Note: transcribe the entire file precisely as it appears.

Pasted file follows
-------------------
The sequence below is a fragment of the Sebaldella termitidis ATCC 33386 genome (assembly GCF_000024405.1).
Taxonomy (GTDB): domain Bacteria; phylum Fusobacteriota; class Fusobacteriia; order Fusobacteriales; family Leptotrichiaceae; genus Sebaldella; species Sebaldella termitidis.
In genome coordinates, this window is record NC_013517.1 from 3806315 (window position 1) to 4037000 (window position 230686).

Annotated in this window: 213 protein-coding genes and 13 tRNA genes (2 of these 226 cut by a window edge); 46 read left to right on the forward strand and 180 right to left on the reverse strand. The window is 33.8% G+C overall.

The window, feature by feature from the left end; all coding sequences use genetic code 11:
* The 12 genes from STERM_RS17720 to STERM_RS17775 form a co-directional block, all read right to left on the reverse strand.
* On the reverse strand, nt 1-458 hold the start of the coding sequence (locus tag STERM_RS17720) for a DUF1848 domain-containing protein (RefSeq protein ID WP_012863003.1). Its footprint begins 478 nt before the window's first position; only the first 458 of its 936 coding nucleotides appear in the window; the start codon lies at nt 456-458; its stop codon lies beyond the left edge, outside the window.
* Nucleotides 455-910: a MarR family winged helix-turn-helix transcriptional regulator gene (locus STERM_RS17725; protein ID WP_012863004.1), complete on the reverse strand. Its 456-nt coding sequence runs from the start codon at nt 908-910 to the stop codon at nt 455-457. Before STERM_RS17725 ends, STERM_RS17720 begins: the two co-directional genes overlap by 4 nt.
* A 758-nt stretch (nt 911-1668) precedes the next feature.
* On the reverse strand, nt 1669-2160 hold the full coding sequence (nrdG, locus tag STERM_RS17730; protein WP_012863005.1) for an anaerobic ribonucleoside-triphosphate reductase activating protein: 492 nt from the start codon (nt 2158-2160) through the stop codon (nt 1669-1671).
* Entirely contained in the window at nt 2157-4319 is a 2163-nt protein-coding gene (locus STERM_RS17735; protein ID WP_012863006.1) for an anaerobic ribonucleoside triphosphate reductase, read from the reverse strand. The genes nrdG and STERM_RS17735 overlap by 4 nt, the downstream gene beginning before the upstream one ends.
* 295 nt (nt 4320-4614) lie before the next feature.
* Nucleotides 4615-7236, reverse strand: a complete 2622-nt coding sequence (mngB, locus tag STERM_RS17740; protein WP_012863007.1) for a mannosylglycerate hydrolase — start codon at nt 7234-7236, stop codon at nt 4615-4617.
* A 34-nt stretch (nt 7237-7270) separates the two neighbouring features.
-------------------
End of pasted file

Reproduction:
The sequence below is a fragment of the Sebaldella termitidis ATCC 33386 genome (assembly GCF_000024405.1).
Taxonomy (GTDB): domain Bacteria; phylum Fusobacteriota; class Fusobacteriia; order Fusobacteriales; family Leptotrichiaceae; genus Sebaldella; species Sebaldella termitidis.
In genome coordinates, this window is record NC_013517.1 from 3806315 (window position 1) to 4037000 (window position 230686).

Annotated in this window: 213 protein-coding genes and 13 tRNA genes (2 of these 226 cut by a window edge); 46 read left to right on the forward strand and 180 right to left on the reverse strand. The window is 33.8% G+C overall.

The window, feature by feature from the left end; all coding sequences use genetic code 11:
* The 12 genes from STERM_RS17720 to STERM_RS17775 form a co-directional block, all read right to left on the reverse strand.
* On the reverse strand, nt 1-458 hold the start of the coding sequence (locus tag STERM_RS17720) for a DUF1848 domain-containing protein (RefSeq protein ID WP_012863003.1). Its footprint begins 478 nt before the window's first position; only the first 458 of its 936 coding nucleotides appear in the window; the start codon lies at nt 456-458; its stop codon lies beyond the left edge, outside the window.
* Nucleotides 455-910: a MarR family winged helix-turn-helix transcriptional regulator gene (locus STERM_RS17725; protein ID WP_012863004.1), complete on the reverse strand. Its 456-nt coding sequence runs from the start codon at nt 908-910 to the stop codon at nt 455-457. Before STERM_RS17725 ends, STERM_RS17720 begins: the two co-directional genes overlap by 4 nt.
* A 758-nt stretch (nt 911-1668) precedes the next feature.
* On the reverse strand, nt 1669-2160 hold the full coding sequence (nrdG, locus tag STERM_RS17730; protein WP_012863005.1) for an anaerobic ribonucleoside-triphosphate reductase activating protein: 492 nt from the start codon (nt 2158-2160) through the stop codon (nt 1669-1671).
* Entirely contained in the window at nt 2157-4319 is a 2163-nt protein-coding gene (locus STERM_RS17735; protein ID WP_012863006.1) for an anaerobic ribonucleoside triphosphate reductase, read from the reverse strand. The genes nrdG and STERM_RS17735 overlap by 4 nt, the downstream gene beginning before the upstream one ends.
* 295 nt (nt 4320-4614) lie before the next feature.
* Nucleotides 4615-7236, reverse strand: a complete 2622-nt coding sequence (mngB, locus tag STERM_RS17740; protein WP_012863007.1) for a mannosylglycerate hydrolase — start codon at nt 7234-7236, stop codon at nt 4615-4617.
* A 34-nt stretch (nt 7237-7270) separates the two neighbouring features.